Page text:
It's no secret...
Koizuma: ''Epona is the goddess of horses and fertility in Celtic mythology, so I used that. When you name something, it increases your affection for it, so I worked hard to make her a good horse.''
@nessisonett @OorWullie Thanks for straightening me out. I couldn't believe there would be another team pronouncing Celtic like that. 😉
@Marce2240 There is certainly a connection. It's a fascinating subject to study more deeply. Thanks for the answer.
Uh...Gaijin Goomba discussed this very topic at least a couple years ago.
@Kadu_Hylian No problem, glad to help.
I've known this for a long time. It's interesting trivia, but it's nothing new. Sorry... slow news day?
@nessisonett "Soccer" is an English term, originally used to distinguish the association game from the Rugby game. "Football" just means whatever game is played locally, and even in England doesn't always refer to a game with a round ball. Diminished use of "soccer" in England was basically a hipster response to its increasing use in America.
I've known about this for years, my friend thought it was an uninspired way of saying "pony," and I straightened him out.
@Octane I didn't claim it was a secret, it was just something new to me that I stumbled across at a museum exhibition.
@Ninten-san That's your response to a harmless article with a bit of interesting trivia? Yeah, thanks for that, glad I went to the effort on a Sunday.
@otherssharinglinks Cool to see more details out there, I shall check 'em out
@Ignatius I meant the Scottish football team (Glasgow), or Soccer in NA terms.
Hehe as a kid I had a mythology book with the story of Epona.
Totally bizarre- I was researching names for my next Gargoyle Gecko, and was looking for relevant Scottish names from mythology and Gaelic nature words. I knew about Epona being a goddess of horses, but it was so strange because I just so happened to be reading about her around the same time this article was published, though I've only just checked the site now.
Shame Epona isn't goddess of lizards, or it might have been fate!
@SLIGEACH_EIRE One of the interesting parts of the exhibition was to tackle the misconception that 'Celt' and Celtic history is tied to Ireland, Scotland, Wales etc. That idea derives from inaccurate history that was interpreted in the 19th Century. In reality, Celtic history covers large swathes of the European mainland, too, particularly before the Romans conquered the continent. So the idea of 'Celts' is a lot wider than many think.
@Mega_Yarn_Poochy The prefix was supposed to be 'Fun Fact', but for some reason it didn't work. It wasn't supposed to be marked as 'News' on the front page.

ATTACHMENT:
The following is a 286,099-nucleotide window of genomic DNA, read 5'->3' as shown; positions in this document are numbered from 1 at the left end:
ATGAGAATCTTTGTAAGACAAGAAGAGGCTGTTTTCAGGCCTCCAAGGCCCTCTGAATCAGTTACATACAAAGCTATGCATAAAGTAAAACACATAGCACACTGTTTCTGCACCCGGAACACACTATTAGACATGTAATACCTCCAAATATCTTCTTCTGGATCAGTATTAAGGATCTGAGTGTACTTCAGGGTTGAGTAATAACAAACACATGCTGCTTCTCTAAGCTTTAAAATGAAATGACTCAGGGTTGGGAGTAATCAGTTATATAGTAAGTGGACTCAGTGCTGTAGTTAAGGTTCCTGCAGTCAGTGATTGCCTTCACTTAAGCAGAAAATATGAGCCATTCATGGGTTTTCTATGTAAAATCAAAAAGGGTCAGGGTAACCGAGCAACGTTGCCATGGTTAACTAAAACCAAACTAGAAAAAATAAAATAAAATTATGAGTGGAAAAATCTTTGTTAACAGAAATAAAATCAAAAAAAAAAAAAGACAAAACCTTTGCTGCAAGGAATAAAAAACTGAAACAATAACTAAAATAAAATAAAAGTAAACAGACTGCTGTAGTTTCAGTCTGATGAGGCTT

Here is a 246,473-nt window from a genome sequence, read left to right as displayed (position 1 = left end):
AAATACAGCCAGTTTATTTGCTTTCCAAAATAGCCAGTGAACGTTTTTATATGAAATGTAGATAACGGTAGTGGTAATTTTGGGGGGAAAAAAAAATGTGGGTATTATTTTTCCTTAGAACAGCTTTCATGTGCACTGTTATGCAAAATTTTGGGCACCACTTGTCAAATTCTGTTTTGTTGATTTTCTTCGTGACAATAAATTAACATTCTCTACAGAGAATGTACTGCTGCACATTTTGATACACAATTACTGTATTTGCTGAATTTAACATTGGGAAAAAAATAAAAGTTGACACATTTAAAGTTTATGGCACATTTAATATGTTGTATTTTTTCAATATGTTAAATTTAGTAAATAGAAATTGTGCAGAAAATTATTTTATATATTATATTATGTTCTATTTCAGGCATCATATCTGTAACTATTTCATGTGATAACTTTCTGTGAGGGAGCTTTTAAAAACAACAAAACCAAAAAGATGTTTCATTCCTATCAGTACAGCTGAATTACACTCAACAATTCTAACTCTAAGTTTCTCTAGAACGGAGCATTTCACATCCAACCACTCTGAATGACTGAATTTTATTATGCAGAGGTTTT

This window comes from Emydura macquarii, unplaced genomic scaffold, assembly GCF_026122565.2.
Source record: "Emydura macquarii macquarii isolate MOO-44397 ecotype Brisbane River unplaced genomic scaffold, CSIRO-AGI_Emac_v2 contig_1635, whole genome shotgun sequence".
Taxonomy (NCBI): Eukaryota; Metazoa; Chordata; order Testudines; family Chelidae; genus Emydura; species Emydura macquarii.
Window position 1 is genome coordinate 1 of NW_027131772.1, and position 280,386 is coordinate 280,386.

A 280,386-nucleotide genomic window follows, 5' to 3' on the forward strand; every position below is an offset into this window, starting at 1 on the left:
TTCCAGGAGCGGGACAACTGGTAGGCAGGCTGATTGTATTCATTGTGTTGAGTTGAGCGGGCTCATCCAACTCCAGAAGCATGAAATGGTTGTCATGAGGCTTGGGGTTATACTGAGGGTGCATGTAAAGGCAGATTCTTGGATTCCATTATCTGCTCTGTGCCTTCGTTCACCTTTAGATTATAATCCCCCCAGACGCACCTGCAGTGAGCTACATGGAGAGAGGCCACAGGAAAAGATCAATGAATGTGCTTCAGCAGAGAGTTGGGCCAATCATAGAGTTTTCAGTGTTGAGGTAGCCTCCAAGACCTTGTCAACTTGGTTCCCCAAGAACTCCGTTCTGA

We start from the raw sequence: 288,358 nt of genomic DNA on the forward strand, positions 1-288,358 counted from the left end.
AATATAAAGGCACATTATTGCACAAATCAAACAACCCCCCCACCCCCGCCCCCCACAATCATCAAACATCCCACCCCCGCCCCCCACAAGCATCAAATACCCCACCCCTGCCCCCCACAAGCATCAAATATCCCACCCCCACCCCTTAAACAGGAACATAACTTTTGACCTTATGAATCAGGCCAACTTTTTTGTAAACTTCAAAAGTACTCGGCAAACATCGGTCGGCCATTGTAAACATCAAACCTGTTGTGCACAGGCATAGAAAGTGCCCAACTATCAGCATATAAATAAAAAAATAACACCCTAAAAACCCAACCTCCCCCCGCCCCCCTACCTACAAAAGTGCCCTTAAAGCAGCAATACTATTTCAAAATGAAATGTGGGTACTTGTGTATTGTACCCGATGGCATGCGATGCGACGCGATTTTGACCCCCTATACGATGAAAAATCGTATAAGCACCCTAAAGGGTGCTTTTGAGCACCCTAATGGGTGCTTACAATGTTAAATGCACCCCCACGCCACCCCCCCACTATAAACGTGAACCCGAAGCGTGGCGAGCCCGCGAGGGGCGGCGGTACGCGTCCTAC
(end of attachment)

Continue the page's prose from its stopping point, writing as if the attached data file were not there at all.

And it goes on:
Anyway, thanks for the cynicism, makes it all worthwhile.
Do you mean the basketball team ?
@LUIGITORNADO No, I meant the UK soccer team.
@PanurgeJr Soccer may be an English term, but you won't find a single person in England who refers to the sport as anything but Football, unless they're talking to an American.
It's been that way since day one, hardly a hipster response!
@PanurgeJr Or in Scotland, where the comment maker is from, it's always been football.
I will totally named that horse 'Ed', that's a classic horse name.
Cheers Tom, I no doubt knew this at one point but forgot. Interesting read for sure.
@ThomasBW84 I didn't mean to offend you. In your reply, it sounds like going to the museum was your job. "Harmless"? Of course, why would the article be anything else? "Sunday"? What does that have to do with the museum anyway? Sorry for posting my opinion....
A hard C .... like this
As opposed to a soft C or Super C.
Hmm, interesting read! I wouldn't mind seeing more articles like this.
@PanurgeJr I know we coined the term, but we've never truly referred to football as soccer (hence the fact that you won't find a single English club with "soccer" on their badge/crest) and that's not because of any hipster ideals. Football has been football in England since day one. Soccer is simple a secondary term which has had more acceptance in America as it avoids confusion with American football (a sport which ironically involves very little foot-to-ball contact).
@Damo There's no such thing as day one for a sport with folk origins, but the first written football code was produced at Rugby School in 1845, and the sport was simply called "football." The association game was simply called "football," unless it was necessary to make it clear that one was talking about the the association game and not the Rugby game, and yes, sometimes the nickname "soccer" was used. No, it isn't the official name of the sport, but neither is "quid" the official name of the currency, and I doubt you'll argue that term is never used.
@Damo Also, I've read that "football" ultimately refers to not being played on a horse, but the evidence for that is much less certain.
@PanurgeJr I don't argue that there are multiple ways of referring to football - my issue was with your comment (and the tone of the article you linked to) which suggested that Soccer was the common name for the sport in England until we all decided we wanted to stick two fingers up to our American cousins and call it football instead. That's complete poppycock, hence the fact that you won't find a single team with the word "soccer" on its badge, even if you go way back to the foundation of the English football league.